City Planning and Segregation
In this research brief we have compiled several examples in history of how city planners intentionally designed spaces in order to be hostile to the poor and people of color. Examples of racial segregation in city planning and the intentional isolating of low-income populations include redlining, racial zoning, walls and fences between neighborhoods, the neglect and pollution in low income areas, the development of Chinatowns, hostile architecture, lack of public transportation, and highways. We have used some older sources as they are relevant to the historical focus of this article. Below is a deep dive of our findings.
The practice of denying services, either directly or through selectively raising prices, to residents of certain areas based on the racial or ethnic makeup of those areas is called "redlining". It began in the 1930s when the Federal Housing Administration (FHA) was created for the purpose of insuring mortgages. They relied on maps drawn by a governmental body called the Home Owners' Loan Corporation (HOLC). In demand neighborhoods were colored in green (lacking a single foreigner or person of color) while neighborhoods that were ineligible for FHA backing were colored in red (any place inhabited by people of color). If you were white or middle-class it was easier to buy a home thanks to the sizable subsidies offered by the government; meanwhile, for African Americans it was virtually impossible to acquire a mortgage. As a result, the red neighborhoods fell into decline as many owners gave up on investing in their properties. The effects of redlining are still seen and felt today all across New York despite no longer being enforced by the government.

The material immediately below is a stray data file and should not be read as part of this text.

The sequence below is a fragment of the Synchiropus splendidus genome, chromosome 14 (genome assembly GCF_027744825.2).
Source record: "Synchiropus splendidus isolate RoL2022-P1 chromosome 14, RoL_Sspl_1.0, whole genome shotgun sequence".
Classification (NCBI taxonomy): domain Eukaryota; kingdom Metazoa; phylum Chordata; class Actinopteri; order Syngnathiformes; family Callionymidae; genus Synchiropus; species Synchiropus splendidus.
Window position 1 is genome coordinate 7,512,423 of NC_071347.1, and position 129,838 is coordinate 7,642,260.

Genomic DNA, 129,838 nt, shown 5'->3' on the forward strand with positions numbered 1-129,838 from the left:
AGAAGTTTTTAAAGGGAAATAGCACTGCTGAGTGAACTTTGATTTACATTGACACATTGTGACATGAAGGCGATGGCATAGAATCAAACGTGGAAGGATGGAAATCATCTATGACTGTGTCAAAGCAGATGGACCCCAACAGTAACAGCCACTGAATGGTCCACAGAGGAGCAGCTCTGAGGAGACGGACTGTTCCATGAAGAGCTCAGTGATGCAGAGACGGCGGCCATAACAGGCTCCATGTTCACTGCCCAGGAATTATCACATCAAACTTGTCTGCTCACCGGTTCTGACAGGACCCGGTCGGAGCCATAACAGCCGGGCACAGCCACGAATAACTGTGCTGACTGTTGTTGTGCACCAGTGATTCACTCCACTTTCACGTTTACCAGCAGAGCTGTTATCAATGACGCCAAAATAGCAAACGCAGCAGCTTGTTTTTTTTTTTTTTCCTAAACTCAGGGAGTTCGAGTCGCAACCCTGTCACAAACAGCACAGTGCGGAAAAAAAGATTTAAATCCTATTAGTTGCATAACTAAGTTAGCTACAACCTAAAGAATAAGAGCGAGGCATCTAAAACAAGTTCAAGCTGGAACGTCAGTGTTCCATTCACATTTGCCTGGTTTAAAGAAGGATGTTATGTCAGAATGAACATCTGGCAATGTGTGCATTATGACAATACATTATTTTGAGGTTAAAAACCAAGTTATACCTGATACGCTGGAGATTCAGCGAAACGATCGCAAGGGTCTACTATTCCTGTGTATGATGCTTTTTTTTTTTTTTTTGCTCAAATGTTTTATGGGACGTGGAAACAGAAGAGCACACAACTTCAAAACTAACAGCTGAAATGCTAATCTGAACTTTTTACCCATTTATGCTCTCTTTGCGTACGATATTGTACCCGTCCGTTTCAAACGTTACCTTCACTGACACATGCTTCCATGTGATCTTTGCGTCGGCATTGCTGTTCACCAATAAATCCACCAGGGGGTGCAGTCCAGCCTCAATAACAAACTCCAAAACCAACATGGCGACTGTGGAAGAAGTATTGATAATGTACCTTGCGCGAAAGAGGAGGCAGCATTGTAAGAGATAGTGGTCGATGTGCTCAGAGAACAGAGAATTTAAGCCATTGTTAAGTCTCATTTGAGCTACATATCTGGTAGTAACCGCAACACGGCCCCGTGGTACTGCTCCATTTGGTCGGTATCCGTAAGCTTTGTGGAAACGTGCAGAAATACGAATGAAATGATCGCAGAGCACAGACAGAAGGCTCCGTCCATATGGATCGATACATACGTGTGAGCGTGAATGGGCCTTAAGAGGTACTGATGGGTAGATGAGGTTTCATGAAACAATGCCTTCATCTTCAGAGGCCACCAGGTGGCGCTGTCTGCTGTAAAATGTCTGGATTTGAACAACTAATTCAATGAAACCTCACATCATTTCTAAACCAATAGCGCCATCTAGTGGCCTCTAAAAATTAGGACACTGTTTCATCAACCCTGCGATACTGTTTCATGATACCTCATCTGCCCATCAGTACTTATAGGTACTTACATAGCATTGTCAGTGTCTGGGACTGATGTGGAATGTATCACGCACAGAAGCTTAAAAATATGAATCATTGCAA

One of the strategies employed by city planners back in the early 1900s which were meant to separate people of color from white people involved zoning of areas; each block in the city was designated based on the predominant race of the area. This zoning forbade black people from moving into primarily white areas. The purpose of this zoning was to prevent association between white and colored people, which they feared resulted in hostility, immorality, and health risks. Back then, the commonly held belief was that colored people should be "quarantined in isolated slums in order to reduce the incidents of civil disturbance, to prevent the spread of communicable disease into the nearby White neighborhoods, and to protect property values among the White majority."
WALLS AND FENCES
When black and white neighborhoods had to be in close proximity to each other, one common solution was to erect a wall or fence between the two. In the 1940s, the city of Detroit was expanding and white people were seeking to establish residencies right next to black neighborhoods. However, they initially required financial backing secured through the FHA in order to develop new housing, and locations that were considered to be too near African-American neighborhoods were rejected. That is, until they built 6-foot-high walls that ran for about three long city blocks. Another wall was erected in New Haven when complaints poured in about crime occurring in a wealthy neighborhood after a low income neighborhood was constructed nearby. The wall meant a long detour for the people living in the low income neighborhoods, making it difficult to get to work and to go shopping. The wall was not taken down until 2014. The infamous Hollander Ridge wrought iron fence, still standing today, was constructed in 1998 in order to separate it from the adjacent, predominantly white suburban community of Rosedale.